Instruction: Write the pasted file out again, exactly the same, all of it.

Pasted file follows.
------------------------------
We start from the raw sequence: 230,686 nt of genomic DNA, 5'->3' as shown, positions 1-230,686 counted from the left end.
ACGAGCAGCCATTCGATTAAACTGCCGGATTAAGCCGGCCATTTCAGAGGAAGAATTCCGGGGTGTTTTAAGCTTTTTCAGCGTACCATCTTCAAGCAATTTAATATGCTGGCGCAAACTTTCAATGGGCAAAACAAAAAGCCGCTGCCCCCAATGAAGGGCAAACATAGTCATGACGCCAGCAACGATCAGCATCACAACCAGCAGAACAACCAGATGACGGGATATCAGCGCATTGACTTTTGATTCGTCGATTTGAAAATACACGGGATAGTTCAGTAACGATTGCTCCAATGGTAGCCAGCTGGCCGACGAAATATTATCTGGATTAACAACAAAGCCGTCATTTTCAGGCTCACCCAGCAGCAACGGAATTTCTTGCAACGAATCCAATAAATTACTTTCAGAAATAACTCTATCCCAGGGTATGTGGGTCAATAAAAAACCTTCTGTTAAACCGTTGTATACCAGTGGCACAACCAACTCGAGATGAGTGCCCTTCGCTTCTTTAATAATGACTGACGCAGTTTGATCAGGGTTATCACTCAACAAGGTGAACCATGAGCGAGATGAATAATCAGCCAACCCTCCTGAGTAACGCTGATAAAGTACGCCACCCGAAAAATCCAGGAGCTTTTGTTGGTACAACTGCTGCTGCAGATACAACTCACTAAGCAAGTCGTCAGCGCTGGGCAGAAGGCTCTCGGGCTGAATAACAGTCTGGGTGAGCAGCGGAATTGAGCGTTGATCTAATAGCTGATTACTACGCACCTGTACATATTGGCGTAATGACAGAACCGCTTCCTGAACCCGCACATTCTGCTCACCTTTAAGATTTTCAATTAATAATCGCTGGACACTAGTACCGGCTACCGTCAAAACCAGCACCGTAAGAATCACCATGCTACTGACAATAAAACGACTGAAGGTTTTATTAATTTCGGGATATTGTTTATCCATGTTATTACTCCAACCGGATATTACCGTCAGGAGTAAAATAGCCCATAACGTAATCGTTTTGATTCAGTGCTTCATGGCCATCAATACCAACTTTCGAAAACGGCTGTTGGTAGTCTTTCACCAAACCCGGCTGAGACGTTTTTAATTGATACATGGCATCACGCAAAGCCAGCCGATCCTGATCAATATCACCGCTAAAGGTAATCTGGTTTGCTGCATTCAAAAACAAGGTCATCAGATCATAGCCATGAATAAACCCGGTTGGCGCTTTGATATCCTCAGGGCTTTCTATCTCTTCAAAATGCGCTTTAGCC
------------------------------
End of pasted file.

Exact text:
We start from the raw sequence: 230,686 nt of genomic DNA, 5'->3' as shown, positions 1-230,686 counted from the left end.
ACGAGCAGCCATTCGATTAAACTGCCGGATTAAGCCGGCCATTTCAGAGGAAGAATTCCGGGGTGTTTTAAGCTTTTTCAGCGTACCATCTTCAAGCAATTTAATATGCTGGCGCAAACTTTCAATGGGCAAAACAAAAAGCCGCTGCCCCCAATGAAGGGCAAACATAGTCATGACGCCAGCAACGATCAGCATCACAACCAGCAGAACAACCAGATGACGGGATATCAGCGCATTGACTTTTGATTCGTCGATTTGAAAATACACGGGATAGTTCAGTAACGATTGCTCCAATGGTAGCCAGCTGGCCGACGAAATATTATCTGGATTAACAACAAAGCCGTCATTTTCAGGCTCACCCAGCAGCAACGGAATTTCTTGCAACGAATCCAATAAATTACTTTCAGAAATAACTCTATCCCAGGGTATGTGGGTCAATAAAAAACCTTCTGTTAAACCGTTGTATACCAGTGGCACAACCAACTCGAGATGAGTGCCCTTCGCTTCTTTAATAATGACTGACGCAGTTTGATCAGGGTTATCACTCAACAAGGTGAACCATGAGCGAGATGAATAATCAGCCAACCCTCCTGAGTAACGCTGATAAAGTACGCCACCCGAAAAATCCAGGAGCTTTTGTTGGTACAACTGCTGCTGCAGATACAACTCACTAAGCAAGTCGTCAGCGCTGGGCAGAAGGCTCTCGGGCTGAATAACAGTCTGGGTGAGCAGCGGAATTGAGCGTTGATCTAATAGCTGATTACTACGCACCTGTACATATTGGCGTAATGACAGAACCGCTTCCTGAACCCGCACATTCTGCTCACCTTTAAGATTTTCAATTAATAATCGCTGGACACTAGTACCGGCTACCGTCAAAACCAGCACCGTAAGAATCACCATGCTACTGACAATAAAACGACTGAAGGTTTTATTAATTTCGGGATATTGTTTATCCATGTTATTACTCCAACCGGATATTACCGTCAGGAGTAAAATAGCCCATAACGTAATCGTTTTGATTCAGTGCTTCATGGCCATCAATACCAACTTTCGAAAACGGCTGTTGGTAGTCTTTCACCAAACCCGGCTGAGACGTTTTTAATTGATACATGGCATCACGCAAAGCCAGCCGATCCTGATCAATATCACCGCTAAAGGTAATCTGGTTTGCTGCATTCAAAAACAAGGTCATCAGATCATAGCCATGAATAAACCCGGTTGGCGCTTTGATATCCTCAGGGCTTTCTATCTCTTCAAAATGCGCTTTAGCC